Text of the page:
Originally, Woodstock was designed as a profit-making venture, aptly titled "Woodstock Ventures". It famously became a "free concert" only after it became obvious that the event was drawing hundreds of thousands more people than the organizers had prepared for. Thirty-two acts performed outdoors in front of an estimated 500,000 concert-goers.
List of Performing Artists:
Friday, August 15
Swami Satchidananda – gave the invocation for the festival
Saturday, August 16
Country Joe McDonald
Keef Hartley Band
The Incredible String Band
Creedence Clearwater Revival
Janis Joplin with The Kozmic Blues Band
Sly & the Family Stone
Sunday, August 17 to Monday, August 18
The Grease Band
Country Joe and the Fish
Ten Years After
Blood, Sweat & Tears
Johnny Winter featuring his brother, Edgar Winter
Crosby, Stills, Nash & Young
Paul Butterfield Blues Band
Although the festival was remarkably peaceful given the number of people and the conditions involved, there were two recorded fatalities: one from what was believed to be a heroin overdose and another caused in an accident when a tractor ran over an attendee sleeping in a nearby hayfield. There also were two births recorded at the event (one in a car caught in traffic and another in a hospital after an airlift by helicopter) and four miscarriages. Yet, in tune with the idealistic hopes of the 1960s, Woodstock satisfied most attendees. There was a sense of social harmony, which, with the quality of music, and the overwhelming mass of people, many sporting bohemian dress, behavior, and attitudes helped to make it one of the enduring events of the century.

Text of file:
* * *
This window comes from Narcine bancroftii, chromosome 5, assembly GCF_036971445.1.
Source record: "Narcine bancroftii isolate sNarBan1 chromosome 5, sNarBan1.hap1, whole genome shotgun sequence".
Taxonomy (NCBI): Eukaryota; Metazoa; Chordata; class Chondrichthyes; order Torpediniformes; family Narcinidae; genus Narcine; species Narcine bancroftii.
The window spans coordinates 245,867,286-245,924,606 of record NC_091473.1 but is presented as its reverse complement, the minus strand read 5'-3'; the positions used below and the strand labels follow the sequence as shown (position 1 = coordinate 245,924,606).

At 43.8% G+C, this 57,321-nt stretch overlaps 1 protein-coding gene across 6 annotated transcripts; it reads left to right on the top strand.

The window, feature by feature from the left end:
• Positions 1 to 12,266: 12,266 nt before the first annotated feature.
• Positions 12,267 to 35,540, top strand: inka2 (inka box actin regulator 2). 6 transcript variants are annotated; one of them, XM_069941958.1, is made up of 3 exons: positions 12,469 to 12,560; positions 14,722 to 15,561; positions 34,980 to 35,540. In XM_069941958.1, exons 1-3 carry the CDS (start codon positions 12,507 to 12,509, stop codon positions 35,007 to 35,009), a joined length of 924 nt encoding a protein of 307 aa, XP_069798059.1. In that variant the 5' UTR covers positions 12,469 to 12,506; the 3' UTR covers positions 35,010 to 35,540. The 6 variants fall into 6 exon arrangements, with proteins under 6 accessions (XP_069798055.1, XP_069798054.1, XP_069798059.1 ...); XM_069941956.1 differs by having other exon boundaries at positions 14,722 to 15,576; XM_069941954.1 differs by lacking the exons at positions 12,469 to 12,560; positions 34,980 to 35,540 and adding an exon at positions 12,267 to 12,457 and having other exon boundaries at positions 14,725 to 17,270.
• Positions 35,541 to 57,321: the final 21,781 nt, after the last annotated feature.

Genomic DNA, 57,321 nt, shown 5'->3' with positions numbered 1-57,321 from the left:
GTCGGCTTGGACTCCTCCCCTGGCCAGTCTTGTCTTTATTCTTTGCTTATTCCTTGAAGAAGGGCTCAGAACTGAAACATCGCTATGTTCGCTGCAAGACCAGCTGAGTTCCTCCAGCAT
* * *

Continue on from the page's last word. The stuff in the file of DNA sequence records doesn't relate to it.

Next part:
John Fogerty regarding Creedence Clearwater Revival's 3 a.m. start time at Woodstock: "We were ready to rock out and we waited and waited and finally it was our turn ... there were a half million people asleep. These people were out. It was sort of like a painting of a Dante scene, just bodies from hell, all intertwined and asleep, covered with mud. And this is the moment I will never forget as long as I live: a quarter mile away in the darkness, on the other edge of this bowl, there was some guy flicking his Bic, and in the night I hear, 'Don't worry about it John. We're with you.' I played the rest of the show for that guy."
After the concert, Max Yasgur, who owned the site of the event, saw it as a victory of peace and love. He spoke of how nearly half a million people filled with possibilities of disaster, riot, looting, and catastrophe spent the three days with music and peace on their minds. He states that "if we join them, we can turn those adversities that are the problems of America today into a hope for a brighter and more peaceful future..." Source - Wikipedia
For more information, visit http://www.woodstock.com/